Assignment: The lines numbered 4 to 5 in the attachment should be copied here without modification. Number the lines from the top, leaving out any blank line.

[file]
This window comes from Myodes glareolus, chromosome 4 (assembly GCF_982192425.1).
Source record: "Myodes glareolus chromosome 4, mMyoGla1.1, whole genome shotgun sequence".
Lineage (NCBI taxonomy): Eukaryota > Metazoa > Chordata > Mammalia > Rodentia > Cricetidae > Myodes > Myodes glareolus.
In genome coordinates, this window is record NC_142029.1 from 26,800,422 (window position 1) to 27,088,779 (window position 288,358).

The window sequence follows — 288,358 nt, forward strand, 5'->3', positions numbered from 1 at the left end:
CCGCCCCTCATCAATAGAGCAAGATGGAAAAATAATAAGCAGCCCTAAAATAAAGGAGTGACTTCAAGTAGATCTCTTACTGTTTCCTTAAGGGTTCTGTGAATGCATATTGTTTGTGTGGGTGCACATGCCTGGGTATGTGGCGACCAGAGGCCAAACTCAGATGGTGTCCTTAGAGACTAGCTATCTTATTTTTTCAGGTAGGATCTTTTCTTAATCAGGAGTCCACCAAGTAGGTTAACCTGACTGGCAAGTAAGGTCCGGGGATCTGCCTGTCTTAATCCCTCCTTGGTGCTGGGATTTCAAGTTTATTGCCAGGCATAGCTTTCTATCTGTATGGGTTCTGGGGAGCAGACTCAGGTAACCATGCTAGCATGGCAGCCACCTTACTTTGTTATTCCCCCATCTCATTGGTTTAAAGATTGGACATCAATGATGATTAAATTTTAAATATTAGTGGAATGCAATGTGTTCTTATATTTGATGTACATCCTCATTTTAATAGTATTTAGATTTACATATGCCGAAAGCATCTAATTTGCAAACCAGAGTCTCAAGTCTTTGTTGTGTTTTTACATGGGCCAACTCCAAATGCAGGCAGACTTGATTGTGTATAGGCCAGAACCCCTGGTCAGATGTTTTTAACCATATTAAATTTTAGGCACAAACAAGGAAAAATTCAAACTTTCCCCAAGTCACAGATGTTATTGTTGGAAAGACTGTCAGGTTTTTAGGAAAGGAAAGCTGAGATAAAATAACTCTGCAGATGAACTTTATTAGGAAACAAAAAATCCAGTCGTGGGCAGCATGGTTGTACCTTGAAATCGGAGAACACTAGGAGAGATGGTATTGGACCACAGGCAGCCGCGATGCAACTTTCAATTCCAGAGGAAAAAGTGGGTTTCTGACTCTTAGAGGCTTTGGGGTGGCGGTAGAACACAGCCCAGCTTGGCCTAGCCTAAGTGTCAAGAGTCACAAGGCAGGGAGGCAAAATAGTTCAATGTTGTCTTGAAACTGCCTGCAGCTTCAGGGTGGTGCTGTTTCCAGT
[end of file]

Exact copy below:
In genome coordinates, this window is record NC_142029.1 from 26,800,422 (window position 1) to 27,088,779 (window position 288,358).

The window sequence follows — 288,358 nt, forward strand, 5'->3', positions numbered from 1 at the left end: